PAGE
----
In an address at the Second International Congress for Mathematics, held in Paris in 1900, German mathematician David Hilbert (1862-1943) posed a series of problems to the assembled mathematicians, problems whose solutions would help to advance the field of mathematics. A total of 23 such problems were eventually presented, although not all at this congress. Hilbert's seventh problem dealt with the mathematics of transcendental numbers and has yet to be solved in its entirety. However, in 1934, Russian mathematician Aleksander Gelfond (1906-1968) proved a specific case to be true, which may someday lead to a general solution.

Hilbert's seventh problem asks: given an algebraic number and an irrational number ß, will the number represented by ß always be a transcendental number? Gelfond was able to show was that, if ß is an irrational number (but not necessarily a transcendental number) and if α is not equal to either 0 or 1, this number will always be transcendental, but the more general case has yet to be proved.


One possible reaction to all of this is, of course, "So what?" To some extent, this response is not inappropriate. However, irrational and transcendental numbers are extremely useful in a number of scientific disciplines, are used extensively in engineering (including electrical and electronic engineering), and it may behoove us to better understand them.

One minor problem, that of squaring the circle, could only be resolved by understanding transcendental numbers and their significance. While the solution to this problem will not feed the hungry or lead to world peace, it does help to show some of the limits inherent in one branch of mathematics—and that we will never know π with perfect precision.

Many computer graphics programs, including those used for computer-assisted design, will calculate the area of a circle by adding up the number of pixels the circle covers on the screen and then assigning a unit area to each pixel. However, this is an algebraic method of calculating area and, since π is not an algebraic number, all such areas are inherently inaccurate. While we may be able to refine this algorithm (and have) to the point at which the error is negligible, there will always be error in this process. In fact, it is impossible to reach an exact numerical solution for any calculation using irrational or transcendental number because the numbers do not terminate or repeat.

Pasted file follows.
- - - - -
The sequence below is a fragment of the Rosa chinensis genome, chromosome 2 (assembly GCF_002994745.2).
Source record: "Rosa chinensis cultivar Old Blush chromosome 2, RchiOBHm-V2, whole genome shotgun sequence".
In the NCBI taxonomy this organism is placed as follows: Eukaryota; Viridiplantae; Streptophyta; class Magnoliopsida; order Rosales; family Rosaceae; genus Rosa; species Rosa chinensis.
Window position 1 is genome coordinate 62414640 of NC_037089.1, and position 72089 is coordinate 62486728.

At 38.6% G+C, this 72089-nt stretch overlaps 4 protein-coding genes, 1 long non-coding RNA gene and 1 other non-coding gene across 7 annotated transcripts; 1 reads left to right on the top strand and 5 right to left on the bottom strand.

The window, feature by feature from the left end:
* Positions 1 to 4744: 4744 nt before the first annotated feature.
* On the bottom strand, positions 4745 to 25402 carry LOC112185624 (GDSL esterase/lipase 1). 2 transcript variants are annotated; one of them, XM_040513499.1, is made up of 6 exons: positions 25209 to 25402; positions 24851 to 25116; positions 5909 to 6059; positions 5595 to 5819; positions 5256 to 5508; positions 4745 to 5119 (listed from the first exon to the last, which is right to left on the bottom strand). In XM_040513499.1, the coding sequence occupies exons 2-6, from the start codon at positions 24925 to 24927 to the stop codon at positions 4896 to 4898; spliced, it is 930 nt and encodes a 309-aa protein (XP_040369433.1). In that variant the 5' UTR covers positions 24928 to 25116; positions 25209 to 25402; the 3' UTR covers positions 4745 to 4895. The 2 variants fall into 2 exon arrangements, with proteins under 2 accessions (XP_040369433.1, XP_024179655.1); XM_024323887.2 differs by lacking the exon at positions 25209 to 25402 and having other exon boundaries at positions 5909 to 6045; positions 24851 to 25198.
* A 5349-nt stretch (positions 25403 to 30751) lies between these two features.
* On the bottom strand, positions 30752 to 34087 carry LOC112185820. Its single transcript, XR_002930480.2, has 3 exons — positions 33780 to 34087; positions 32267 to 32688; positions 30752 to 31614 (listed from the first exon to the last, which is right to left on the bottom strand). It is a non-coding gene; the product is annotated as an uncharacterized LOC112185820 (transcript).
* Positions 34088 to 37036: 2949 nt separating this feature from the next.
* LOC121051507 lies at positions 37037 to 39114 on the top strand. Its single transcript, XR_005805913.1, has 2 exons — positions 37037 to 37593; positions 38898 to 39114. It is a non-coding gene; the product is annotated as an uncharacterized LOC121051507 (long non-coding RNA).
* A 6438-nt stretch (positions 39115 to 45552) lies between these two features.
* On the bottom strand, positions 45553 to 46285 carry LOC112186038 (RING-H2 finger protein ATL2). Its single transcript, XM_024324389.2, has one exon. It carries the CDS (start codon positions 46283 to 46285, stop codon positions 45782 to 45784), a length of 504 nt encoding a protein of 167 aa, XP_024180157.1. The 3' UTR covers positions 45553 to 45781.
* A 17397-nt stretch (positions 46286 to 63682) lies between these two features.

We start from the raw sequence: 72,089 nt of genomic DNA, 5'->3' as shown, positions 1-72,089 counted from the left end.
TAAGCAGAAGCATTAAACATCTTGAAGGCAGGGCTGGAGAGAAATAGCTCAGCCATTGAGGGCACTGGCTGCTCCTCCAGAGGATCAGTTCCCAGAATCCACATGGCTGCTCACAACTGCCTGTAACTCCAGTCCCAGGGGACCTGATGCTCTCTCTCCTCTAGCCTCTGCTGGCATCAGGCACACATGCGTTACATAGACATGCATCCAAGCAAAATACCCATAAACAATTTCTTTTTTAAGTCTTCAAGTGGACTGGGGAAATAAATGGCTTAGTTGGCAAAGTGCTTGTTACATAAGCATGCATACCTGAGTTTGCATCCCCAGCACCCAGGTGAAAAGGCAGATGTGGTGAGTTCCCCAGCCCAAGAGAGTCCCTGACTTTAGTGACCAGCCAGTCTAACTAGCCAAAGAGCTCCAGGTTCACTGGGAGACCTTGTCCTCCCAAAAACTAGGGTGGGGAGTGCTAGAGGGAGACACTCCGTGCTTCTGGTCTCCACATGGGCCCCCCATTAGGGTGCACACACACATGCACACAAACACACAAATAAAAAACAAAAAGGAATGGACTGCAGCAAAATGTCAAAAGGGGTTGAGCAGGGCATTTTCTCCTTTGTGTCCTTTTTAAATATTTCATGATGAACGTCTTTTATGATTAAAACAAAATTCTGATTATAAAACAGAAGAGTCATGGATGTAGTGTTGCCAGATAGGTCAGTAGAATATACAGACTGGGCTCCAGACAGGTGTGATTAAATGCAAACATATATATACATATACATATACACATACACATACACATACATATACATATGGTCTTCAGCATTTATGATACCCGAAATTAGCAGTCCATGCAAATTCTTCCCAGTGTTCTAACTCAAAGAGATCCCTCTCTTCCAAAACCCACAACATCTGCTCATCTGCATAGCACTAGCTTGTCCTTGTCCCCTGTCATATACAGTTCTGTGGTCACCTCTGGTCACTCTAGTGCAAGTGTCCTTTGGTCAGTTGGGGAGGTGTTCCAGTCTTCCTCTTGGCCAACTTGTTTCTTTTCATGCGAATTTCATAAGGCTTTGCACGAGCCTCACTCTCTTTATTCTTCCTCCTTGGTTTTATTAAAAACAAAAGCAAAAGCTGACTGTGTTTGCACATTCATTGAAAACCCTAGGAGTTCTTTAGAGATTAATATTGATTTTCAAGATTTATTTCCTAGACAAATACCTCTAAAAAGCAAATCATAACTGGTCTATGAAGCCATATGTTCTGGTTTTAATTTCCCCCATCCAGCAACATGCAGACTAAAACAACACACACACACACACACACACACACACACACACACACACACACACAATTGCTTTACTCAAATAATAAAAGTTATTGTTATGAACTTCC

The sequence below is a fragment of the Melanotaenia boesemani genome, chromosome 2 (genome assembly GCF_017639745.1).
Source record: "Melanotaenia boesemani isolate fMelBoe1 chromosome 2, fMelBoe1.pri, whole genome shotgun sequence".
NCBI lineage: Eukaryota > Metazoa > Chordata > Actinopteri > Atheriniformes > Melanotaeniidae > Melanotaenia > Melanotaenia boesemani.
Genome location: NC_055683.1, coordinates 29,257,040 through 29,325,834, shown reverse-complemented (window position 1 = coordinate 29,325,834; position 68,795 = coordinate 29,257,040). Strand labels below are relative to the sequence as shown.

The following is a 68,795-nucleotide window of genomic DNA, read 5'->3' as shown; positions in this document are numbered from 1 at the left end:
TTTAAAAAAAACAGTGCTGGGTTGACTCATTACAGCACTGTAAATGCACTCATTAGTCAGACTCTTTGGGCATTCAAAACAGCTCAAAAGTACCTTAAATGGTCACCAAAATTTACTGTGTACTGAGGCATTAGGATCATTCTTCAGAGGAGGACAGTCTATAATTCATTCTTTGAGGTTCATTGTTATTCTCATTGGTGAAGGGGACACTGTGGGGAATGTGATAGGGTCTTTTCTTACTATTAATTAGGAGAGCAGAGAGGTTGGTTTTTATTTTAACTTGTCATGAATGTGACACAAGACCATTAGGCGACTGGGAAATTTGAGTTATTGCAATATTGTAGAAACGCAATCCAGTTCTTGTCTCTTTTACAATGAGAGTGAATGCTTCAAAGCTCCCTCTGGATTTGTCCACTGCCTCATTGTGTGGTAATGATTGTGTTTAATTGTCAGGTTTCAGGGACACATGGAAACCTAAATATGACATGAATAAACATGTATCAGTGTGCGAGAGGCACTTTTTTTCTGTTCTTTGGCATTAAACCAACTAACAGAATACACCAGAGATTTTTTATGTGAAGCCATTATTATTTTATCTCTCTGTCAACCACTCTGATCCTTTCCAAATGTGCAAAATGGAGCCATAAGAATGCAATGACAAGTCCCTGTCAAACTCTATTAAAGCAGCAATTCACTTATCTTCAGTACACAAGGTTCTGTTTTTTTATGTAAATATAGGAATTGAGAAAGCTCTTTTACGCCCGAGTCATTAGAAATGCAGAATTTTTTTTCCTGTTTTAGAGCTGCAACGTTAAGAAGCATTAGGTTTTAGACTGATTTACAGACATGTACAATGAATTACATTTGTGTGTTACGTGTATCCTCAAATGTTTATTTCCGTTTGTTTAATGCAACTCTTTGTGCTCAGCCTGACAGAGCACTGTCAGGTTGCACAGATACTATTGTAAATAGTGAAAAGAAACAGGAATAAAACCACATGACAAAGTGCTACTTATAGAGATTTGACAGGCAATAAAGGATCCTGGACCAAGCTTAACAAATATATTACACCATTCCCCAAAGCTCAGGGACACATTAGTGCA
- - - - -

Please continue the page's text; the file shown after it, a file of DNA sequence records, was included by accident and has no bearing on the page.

Other commonly used numbers that fall into one or both of these categories are the square root of two (irrational), e (transcendental and irrational), and many other square roots, cube roots, and higher roots (irrational, but not transcendental). Roots in particular, whether square, cube, or higher, may be irrational, but are always algebraic (not transcendental). This is easy to see because an equation such as the one given above (x2 - 2 = 0) is the same form as any equation representing one of these roots. Since, by their nature, such equations are algebraic, their solutions, the roots, cannot be transcendental.

This, in turn, implies that other problems cannot be solved using only straight edge and compass. For example, it is not possible to create a cube with exactly twice the volume of a unit cube using only these tools because the cube root of 2 requires solving a cubic equation (an equation in which one variable is raised to the third power). This is beyond the abilities of such simple tools. However, such a problem can be solved if a marked straight edge is permitted. Similarly, dividing an angle into three equal angles can be solved with a marked straight edge, but not with the simpler tools. Both of these problems have obvious implications for computer-aided design as well. In effect, this work helps to show the limits of what we can achieve with simple tools.

Gelfond's work was important to mathematics, as has been virtually all of the work done on most of Hilbert's problems. In fact, that was the whole point of posing these problems—to try to spark mathematicians to new and greater heights at the start of a new century. In the case of Gelfond's work, by developing his partial solution to Hilbert's seventh problem, he was able to advance the field of number theory enormously. His techniques and methods were accepted by his colleagues and found use in other aspects of number theory, while his construction of new classes of transcendental numbers helped to advance that particular sub-specialty of mathematics as well.


Further Reading


Beckmann, Peter. History of Pi. St. Martin's Press, 1976.

Devlin, Keith. Mathematics: The Science of Patterns. Scientific American Library, 1994.

Maor, Eli. e: The Story of a Number. Princeton University Press, 1998.


Wolfram Research. "Eric Weisstein's World of Mathematics."